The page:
After a comprehensive search and hiring process, Robert Cameron has been appointed as the Chief Marshal of the Saskatchewan Marshals Service.

The appointment will come into effect on January 1, 2024.

“We reviewed qualified applicants from across Canada for this position, and I want to thank all of them for taking part in the hiring process,” Corrections, Policing and Public Safety Minister Paul Merriman said. “We are confident, based on the breadth of his experience and his in-depth understanding of provincial and municipal policing, that Mr. Cameron is the best candidate to lead the Saskatchewan Marshals Service forward.”

Cameron graduated from Confederation College, Thunder Bay, in 1987 with a diploma in Law and Security Administration. He began his law enforcement career shortly afterwards when he joined Ontario’s Ministry of Natural Resources as a peace officer.

He went on to join the RCMP in 1989. Throughout his career with the RCMP he took part in a wide range of policing activities, including conducting criminal investigations; acting as the Officer in Charge of the Combined Forces Special Enforcement Unit; and overseeing Provincial Support Services, which included Emergency Response Teams and Police Dog Services.

Prior to retiring from Saskatchewan’s “F” Division in 2018, Cameron’s most recent roles with the RCMP, at the rank of Superintendent, included tenures as Federal Policing Officer and as Critical Incident Command Coordinator.

Shortly after retiring from the RCMP in 2018, he joined the Saskatchewan Ministry of Corrections, Policing and Public Safety as Executive Director of Policing.

In 2019, he became Assistant Deputy Minister of Policing and Community Safety Services in the ministry, where he oversaw the launch and operation of Saskatchewan’s Provincial Protective Services Branch.

As Chief Marshal, Cameron will be responsible for developing the Service in the lead-up to it becoming operational in 2026. Once the Service is launched, he will oversee approximately 70 officers, as well as additional support staff, who will provide law enforcement across Saskatchewan, conduct proactive investigations and support RCMP and municipal police operations.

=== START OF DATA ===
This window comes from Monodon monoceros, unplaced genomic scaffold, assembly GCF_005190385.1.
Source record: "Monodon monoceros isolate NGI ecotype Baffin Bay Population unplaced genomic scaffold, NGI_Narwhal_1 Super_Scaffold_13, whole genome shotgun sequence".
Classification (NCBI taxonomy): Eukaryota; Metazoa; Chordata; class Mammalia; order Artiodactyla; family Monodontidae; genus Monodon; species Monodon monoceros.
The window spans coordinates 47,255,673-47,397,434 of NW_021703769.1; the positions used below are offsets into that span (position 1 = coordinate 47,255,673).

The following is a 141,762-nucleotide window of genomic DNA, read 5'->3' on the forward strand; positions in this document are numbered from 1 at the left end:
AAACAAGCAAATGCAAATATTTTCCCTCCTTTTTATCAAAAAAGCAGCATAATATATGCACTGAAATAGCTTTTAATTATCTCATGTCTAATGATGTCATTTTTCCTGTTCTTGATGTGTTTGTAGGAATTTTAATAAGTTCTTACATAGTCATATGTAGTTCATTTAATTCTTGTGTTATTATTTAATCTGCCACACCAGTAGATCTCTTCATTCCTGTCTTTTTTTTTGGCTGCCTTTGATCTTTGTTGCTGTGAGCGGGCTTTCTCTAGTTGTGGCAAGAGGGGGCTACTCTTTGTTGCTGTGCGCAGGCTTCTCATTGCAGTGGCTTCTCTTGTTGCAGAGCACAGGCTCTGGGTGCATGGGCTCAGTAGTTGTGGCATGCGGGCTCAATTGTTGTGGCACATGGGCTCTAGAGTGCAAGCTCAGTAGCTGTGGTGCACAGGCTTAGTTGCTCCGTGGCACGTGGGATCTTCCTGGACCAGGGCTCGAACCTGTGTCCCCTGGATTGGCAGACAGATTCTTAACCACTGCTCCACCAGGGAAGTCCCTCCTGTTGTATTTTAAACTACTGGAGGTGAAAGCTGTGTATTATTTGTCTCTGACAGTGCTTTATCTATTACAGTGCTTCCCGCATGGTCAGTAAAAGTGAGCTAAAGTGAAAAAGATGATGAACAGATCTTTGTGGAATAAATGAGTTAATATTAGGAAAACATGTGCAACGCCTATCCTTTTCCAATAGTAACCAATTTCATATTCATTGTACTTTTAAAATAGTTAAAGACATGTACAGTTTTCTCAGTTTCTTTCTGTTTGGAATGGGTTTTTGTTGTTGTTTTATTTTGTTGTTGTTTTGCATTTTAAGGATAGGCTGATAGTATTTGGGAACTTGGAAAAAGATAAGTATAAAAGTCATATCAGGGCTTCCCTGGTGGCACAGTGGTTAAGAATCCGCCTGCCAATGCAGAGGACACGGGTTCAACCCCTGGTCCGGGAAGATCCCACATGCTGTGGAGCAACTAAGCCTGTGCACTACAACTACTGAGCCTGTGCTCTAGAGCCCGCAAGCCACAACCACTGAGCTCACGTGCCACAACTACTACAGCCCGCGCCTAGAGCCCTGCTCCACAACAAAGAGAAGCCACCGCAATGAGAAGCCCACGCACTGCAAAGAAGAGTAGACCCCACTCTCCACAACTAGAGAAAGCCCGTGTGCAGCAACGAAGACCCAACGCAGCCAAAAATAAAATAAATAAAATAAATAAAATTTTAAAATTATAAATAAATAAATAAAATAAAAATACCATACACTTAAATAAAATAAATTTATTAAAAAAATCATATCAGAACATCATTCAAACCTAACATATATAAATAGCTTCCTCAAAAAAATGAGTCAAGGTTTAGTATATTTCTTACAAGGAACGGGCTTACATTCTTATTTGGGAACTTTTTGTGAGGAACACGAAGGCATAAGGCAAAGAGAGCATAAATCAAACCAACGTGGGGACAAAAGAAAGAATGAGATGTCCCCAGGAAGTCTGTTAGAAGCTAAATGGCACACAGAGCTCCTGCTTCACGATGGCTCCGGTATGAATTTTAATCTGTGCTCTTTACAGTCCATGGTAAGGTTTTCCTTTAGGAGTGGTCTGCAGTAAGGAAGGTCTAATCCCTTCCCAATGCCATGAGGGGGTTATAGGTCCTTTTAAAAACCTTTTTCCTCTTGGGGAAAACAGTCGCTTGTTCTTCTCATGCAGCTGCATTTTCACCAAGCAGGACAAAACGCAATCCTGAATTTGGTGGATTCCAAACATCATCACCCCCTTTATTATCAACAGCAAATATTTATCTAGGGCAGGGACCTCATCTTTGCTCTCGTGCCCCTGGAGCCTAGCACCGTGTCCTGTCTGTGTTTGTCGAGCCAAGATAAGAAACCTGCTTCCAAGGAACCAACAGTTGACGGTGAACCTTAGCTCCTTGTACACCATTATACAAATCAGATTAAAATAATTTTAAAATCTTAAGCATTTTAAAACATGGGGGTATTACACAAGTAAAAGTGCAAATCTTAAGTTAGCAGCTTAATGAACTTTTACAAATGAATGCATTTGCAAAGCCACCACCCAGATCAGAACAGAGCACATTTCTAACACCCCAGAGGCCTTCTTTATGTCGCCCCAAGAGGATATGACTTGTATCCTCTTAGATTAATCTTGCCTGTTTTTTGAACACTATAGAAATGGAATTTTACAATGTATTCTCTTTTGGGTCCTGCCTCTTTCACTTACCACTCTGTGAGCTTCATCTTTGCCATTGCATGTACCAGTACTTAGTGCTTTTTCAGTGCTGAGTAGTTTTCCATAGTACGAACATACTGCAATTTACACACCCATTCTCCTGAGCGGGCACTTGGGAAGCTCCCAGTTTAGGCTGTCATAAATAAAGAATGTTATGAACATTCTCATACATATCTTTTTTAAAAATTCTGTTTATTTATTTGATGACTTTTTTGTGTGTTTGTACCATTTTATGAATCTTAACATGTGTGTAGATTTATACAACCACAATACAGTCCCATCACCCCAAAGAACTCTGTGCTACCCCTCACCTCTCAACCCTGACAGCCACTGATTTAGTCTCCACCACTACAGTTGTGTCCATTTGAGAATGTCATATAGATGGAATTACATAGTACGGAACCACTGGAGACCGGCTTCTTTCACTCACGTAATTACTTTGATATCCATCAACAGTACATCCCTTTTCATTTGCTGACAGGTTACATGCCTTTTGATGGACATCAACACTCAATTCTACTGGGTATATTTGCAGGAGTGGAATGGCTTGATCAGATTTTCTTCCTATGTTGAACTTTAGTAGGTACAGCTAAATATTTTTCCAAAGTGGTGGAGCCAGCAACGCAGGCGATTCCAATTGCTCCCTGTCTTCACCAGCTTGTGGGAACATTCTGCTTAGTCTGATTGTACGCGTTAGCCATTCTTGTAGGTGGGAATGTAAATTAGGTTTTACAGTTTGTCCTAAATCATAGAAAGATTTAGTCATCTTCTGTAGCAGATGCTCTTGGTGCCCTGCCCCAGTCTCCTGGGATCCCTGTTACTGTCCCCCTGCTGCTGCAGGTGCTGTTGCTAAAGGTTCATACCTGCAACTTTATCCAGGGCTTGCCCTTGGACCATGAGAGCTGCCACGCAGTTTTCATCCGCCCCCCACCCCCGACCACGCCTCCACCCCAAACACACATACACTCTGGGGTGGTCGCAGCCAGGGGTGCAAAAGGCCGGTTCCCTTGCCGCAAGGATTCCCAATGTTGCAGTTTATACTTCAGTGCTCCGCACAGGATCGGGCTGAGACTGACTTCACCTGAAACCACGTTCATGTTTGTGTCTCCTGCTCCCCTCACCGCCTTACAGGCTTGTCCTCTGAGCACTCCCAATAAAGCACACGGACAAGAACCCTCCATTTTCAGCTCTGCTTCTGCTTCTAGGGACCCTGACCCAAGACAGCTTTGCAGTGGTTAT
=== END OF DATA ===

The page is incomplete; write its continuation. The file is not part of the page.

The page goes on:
“The Saskatchewan Association of Chiefs of Police would like to congratulate the newly appointed Chief Marshal of the Saskatchewan Marshals Service,” Saskatchewan Association of Chiefs of Police President Richard Lowen said. “We look forward to working with the Chief Marshal to learn how this new service will enhance the work of existing law enforcement partners who are all members of the Saskatchewan Association of Chiefs of Police.”

The Saskatchewan Marshals Service will provide an enhanced law enforcement presence across Saskatchewan, with a focus on:

* detecting, disrupting and deterring criminal activity in rural and remote areas experiencing high levels of crime;

* enforcing federal and provincial statutes;

* locating and apprehending high-risk and prolific offenders; and

* conducting proactive enforcement actions and investigations related to farming and agriculture offenses such as cattle, crop, metal and farm chemical thefts and trespassing that may result in crop damage.

“We are happy to see this announcement today, as it’s an important piece for progress toward this service becoming a reality,” Saskatchewan Cattlemen’s Association Chair Keith Day said.  “Rural crime is a growing challenge in the province and for our producers.  We appreciate that this government is taking concrete steps to address the issue.”

The marshals will also provide support to the RCMP, First Nations police, municipal police services and the Provincial Protective Services.